Varieties of Indirect Governance (with Ken Abbott, Philipp Genschel, and Duncan Snidal)

Governors – domestic, international and private – frequently lack key capacities needed to achieve their policy goals. In such cases, governors must work with or through third parties, rendering governance indirect. Four general modes of indirect governance have been observed and discussed in the literature, although not in unified fashion. These modes are defined, first, by whether intermediaries with sufficient authority are available (cooptation, orchestration) or whether the governor must endow actors with authority (delegation, trusteeship); and, second, by whether the governor can exert hard control over intermediaries (delegation, cooptation) or is limited to soft influences (trusteeship, orchestration). We introduce these governance modes in terms of their analytic similarities and differences, consider the governance problems for which each is best suited, examine their workings and implications, and investigate their stability over time. To illustrate their importance and operation, we draw on a wide range of examples ranging from international organizations, peace-keeping, central bank autonomy to the management of dependent states.

When and how do International Organizations Adapt to Power Transitions?

The rise of emerging powers such as China, India and Brazil and the ensuing decline of established powers such as the United States, the United Kingdom and France is considered to be prone to international conflict. Power transition theories (PTTs) expect emerging powers to ask for the adaptation of the international order and the underlying international institutions to the new (power) realities, while established powers prefer to keep untouched the time-tested international order and the underlying international institutions. PT theorists thus generally agree that emerging powers aim at gaining the very same institutional privileges that established powers want to preserve for themselves; they disagree, however, whether and when the resulting conflicts can be dealt with cooperatively. Pessimist PT theorists expect non-cooperation and institutional stalemate (or worse), while optimist PT theorists expect cooperation and institutional adaptation. Empirically, we see both at the same time: institutional stalemate in some institutions and institutional adaptation in others. While agreement could be reached to adapt voting rights in the International Monetary Fund (IMF) to emerging powers’ demands, attempts to adapt permanent seats and voting rights in the United Nations Security Council (UNSC) to altered power realities resulted in failure. Thus, against what most PT theorists would hold, power transitions as such cannot explain whether emerging and established powers are able to agree on institutional adaptation. The ambition of this project is to refine power transition theories in this respect. Drawing on different variants of rational institutionalism in IR, we develop an institutionalist power transition theory (IPTT) which specifies the conditions and mechanisms of international institutions’ adaptation to power transitions among their member states.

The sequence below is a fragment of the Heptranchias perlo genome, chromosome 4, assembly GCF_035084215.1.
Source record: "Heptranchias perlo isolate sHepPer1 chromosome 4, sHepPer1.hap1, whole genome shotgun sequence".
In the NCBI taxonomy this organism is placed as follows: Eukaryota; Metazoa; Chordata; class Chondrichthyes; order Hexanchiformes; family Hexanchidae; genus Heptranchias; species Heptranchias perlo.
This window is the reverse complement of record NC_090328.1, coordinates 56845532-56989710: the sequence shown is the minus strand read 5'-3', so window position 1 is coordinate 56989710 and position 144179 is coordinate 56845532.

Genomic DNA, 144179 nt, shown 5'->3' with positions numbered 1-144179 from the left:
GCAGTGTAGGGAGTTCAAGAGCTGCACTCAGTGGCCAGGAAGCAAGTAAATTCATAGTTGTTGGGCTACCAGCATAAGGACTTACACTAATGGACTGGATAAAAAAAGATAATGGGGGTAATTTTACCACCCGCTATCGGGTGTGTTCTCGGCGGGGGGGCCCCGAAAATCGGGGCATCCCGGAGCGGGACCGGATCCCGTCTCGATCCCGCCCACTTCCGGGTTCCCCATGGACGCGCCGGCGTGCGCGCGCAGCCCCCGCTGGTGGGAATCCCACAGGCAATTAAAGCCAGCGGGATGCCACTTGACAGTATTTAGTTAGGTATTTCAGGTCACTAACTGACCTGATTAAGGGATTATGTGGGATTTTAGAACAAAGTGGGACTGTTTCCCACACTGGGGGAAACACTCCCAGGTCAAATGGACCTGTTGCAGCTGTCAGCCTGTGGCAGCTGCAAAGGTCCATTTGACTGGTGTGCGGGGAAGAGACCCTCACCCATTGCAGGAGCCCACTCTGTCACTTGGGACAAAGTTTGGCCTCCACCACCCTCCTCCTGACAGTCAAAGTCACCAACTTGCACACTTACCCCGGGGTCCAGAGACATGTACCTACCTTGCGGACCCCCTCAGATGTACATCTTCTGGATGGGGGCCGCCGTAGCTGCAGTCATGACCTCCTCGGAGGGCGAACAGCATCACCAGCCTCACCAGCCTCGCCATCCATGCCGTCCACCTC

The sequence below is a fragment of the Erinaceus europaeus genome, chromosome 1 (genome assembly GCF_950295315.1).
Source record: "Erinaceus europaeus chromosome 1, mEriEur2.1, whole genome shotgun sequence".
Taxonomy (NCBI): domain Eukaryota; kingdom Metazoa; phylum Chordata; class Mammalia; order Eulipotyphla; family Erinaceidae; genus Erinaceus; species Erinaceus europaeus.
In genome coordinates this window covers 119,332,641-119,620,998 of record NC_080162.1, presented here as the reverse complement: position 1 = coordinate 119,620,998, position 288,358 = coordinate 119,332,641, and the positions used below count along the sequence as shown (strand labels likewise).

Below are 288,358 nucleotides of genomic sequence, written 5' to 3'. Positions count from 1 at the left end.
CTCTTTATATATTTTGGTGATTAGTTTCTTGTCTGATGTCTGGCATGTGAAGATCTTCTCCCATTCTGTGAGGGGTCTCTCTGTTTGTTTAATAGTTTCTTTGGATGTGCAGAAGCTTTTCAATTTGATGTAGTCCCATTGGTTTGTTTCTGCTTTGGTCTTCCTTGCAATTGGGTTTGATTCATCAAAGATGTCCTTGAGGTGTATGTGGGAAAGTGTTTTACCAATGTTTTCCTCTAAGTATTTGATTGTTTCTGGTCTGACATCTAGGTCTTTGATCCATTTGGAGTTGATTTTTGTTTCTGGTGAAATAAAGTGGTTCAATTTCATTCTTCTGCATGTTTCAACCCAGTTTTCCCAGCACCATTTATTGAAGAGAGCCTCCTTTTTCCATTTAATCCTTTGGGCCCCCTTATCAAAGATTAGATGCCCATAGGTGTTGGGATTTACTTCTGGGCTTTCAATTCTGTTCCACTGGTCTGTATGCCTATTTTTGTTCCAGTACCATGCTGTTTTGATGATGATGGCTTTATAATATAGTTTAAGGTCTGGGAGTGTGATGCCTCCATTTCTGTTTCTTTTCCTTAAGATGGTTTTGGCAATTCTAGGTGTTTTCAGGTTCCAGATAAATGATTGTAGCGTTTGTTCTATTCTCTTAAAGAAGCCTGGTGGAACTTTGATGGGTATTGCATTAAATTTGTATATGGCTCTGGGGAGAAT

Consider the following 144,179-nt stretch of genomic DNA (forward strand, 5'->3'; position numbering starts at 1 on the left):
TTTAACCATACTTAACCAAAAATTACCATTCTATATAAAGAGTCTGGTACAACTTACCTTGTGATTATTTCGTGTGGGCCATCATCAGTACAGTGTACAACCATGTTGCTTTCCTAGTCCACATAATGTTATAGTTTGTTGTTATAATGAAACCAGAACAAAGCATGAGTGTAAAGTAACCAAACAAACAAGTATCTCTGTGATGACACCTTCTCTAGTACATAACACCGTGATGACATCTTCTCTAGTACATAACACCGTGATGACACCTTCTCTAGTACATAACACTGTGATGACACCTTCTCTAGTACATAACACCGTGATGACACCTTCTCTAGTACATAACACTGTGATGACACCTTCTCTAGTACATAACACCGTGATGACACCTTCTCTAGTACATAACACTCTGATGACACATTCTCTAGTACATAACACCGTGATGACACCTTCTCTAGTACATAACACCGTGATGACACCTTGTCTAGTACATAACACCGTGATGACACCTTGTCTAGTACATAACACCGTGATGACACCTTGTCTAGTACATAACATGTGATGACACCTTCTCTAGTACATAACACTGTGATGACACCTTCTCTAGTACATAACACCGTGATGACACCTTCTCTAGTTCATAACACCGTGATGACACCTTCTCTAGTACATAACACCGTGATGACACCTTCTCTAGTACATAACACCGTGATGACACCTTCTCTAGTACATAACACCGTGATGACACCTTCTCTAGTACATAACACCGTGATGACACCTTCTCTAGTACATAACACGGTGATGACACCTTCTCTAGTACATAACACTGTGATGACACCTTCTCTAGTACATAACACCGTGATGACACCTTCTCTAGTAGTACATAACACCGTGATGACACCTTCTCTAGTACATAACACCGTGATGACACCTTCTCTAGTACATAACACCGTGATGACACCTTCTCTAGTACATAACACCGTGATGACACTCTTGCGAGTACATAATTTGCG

Abgeschlossene Forschungsprojekte


Which Post-Westphalia? International organizations between constitutionalism and authoritarianism (with Christian Kreuder-Sonnen)